It is possible to say "eat the apple" and be perfectly grammatical in English but the meaning would be that a single apple was being shared. I don't suppose that is how this sentence would be understood in Vietnamese. The question that occurs to an English speaker is whether the Vietnamese can have both meanings.
What is correct depends on what the Vietnamese actually means. The various English sentences are acceptable as English but they mean different things. "The children eat apple" is less likely to be said in English than other possibilities. The question is what does the Vietnamese mean or can it mean all of the various English meanings.
I will argue that the correct translation of this sentence is actually "The children eat apples." There is nothing that specifies how many or which apples the children eat, so it is more correct to just say they eat apples (in general).
The usage of 'the' points out a specific apple. Since Vietnamese has no article 'the', the best translation of 'the children eat the apple' in Vietnamese that I can come up with would be 'the children eat the apple over there' or 'the children eat that apple': những đứa trẻ ăn táo đó.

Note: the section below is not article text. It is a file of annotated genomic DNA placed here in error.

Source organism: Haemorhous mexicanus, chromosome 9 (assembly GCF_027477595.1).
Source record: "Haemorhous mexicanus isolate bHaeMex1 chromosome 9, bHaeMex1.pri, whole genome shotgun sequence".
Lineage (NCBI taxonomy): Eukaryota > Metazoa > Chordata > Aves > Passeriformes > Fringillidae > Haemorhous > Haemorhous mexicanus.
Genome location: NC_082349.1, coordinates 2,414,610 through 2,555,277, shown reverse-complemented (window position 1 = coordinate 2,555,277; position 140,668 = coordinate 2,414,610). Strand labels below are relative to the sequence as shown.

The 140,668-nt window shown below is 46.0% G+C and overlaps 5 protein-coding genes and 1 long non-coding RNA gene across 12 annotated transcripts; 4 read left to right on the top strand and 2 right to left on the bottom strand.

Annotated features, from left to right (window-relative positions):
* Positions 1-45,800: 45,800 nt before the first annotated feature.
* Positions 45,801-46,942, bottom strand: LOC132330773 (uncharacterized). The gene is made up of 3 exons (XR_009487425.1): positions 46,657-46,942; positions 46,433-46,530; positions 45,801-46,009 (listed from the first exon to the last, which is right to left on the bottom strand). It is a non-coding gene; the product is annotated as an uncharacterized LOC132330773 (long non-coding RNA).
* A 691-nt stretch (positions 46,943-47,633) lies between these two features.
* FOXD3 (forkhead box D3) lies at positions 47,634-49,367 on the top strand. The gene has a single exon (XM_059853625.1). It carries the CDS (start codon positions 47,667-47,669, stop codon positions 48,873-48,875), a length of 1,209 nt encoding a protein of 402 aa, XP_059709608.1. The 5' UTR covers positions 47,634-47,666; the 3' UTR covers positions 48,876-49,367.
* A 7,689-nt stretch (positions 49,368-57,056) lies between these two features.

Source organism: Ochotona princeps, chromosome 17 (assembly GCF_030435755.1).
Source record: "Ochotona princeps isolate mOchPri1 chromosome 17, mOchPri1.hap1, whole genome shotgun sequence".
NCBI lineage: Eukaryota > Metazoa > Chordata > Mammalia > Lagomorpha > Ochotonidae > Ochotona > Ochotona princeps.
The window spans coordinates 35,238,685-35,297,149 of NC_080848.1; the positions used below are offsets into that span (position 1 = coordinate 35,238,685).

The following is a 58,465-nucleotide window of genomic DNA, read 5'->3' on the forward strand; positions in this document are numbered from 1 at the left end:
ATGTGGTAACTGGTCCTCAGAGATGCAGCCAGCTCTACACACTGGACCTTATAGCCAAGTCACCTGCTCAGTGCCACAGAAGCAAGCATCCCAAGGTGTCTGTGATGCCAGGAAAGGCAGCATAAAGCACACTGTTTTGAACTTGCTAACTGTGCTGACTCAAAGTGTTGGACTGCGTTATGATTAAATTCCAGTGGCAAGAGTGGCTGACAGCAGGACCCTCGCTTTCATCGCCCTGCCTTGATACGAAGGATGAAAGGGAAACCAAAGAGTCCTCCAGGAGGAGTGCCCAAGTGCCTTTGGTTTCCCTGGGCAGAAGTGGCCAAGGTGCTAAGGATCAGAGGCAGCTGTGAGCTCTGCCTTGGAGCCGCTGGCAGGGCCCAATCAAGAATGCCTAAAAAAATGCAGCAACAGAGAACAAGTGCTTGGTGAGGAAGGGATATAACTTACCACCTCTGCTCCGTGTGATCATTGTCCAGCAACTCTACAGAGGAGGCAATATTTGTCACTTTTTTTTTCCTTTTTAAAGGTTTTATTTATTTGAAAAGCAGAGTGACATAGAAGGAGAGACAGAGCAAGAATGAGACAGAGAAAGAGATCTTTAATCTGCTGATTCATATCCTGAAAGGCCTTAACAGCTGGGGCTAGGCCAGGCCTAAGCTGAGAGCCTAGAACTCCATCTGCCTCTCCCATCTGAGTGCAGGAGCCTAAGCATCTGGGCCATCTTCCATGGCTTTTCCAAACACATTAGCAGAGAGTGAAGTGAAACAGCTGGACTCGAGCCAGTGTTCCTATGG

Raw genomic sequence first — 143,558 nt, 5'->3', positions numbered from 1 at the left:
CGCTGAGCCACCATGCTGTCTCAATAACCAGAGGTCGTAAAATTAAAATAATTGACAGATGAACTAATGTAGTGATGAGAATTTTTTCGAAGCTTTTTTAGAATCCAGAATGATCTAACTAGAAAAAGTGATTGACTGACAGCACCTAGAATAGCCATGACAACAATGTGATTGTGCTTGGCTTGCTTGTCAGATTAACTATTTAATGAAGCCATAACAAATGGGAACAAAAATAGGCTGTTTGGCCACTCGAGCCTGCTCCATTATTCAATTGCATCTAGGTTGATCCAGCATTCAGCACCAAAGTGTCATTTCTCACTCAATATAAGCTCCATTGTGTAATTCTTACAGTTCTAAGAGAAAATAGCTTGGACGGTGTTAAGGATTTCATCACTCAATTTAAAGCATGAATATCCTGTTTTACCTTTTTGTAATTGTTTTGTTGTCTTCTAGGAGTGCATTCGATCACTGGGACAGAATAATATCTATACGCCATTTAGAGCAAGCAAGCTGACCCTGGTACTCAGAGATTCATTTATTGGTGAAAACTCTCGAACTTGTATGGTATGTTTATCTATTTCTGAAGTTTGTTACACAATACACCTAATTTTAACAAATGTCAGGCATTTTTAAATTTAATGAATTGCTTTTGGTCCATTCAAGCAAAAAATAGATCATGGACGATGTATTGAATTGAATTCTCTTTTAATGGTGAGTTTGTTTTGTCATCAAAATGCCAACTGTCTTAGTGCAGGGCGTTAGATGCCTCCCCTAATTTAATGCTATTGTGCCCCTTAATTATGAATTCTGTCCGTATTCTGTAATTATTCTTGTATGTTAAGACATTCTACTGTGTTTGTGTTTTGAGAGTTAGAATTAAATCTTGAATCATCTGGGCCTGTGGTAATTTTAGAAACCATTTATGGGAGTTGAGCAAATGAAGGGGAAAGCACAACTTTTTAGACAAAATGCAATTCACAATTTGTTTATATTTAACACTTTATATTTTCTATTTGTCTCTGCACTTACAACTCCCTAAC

"the children eat apple" should be counted as correct. It is not specified as being either "the" or "an" apple. Why is it OK to say "the men eat papaya" or "the girl eats bread" but not "the children eat apple"? Just that it is an uncommon way of saying it in English doesn't make it incorrect
There is a grammar problem in the English because there would have to be an article (a, an, the) with a singular English concrete noun. There is, however, no problem in English grammar with saying, "The children eat an apple, " nor is there a problem with the Vietnamese grammar. The problem is one of comprehension of a Vietnamese noun as plural when there is NO AUDIBLE OR VISIBLE INDICATION OF PLURALITY IN THE WORD OR THE SENTENCE. The requirement to interpret the sentence by sense rather than form is new and confusing to English speaking learners.
The problem is that "The children eat apple," in English is different from "The children eat an apple," or "The children eat apples." It is posible that someone might say "The children eat apple" but it would make apple an uncountable noun like 'steak' (which native speakers do not do) or it would mean that apple was the flavor of choice from among multiple available flavors. (Pie, juice, etc.)
Maybe in New Zealand that might be the case, but here in Maryland that's "The children eat an/the apple" with an article being de rigeur according to how the speaker regards the apple. "The children eat apple" means "apple" as an option among choices, e.g., apple pie as opposed to cherry pie. In that case, "apple" is actually attributive to some omitted noun.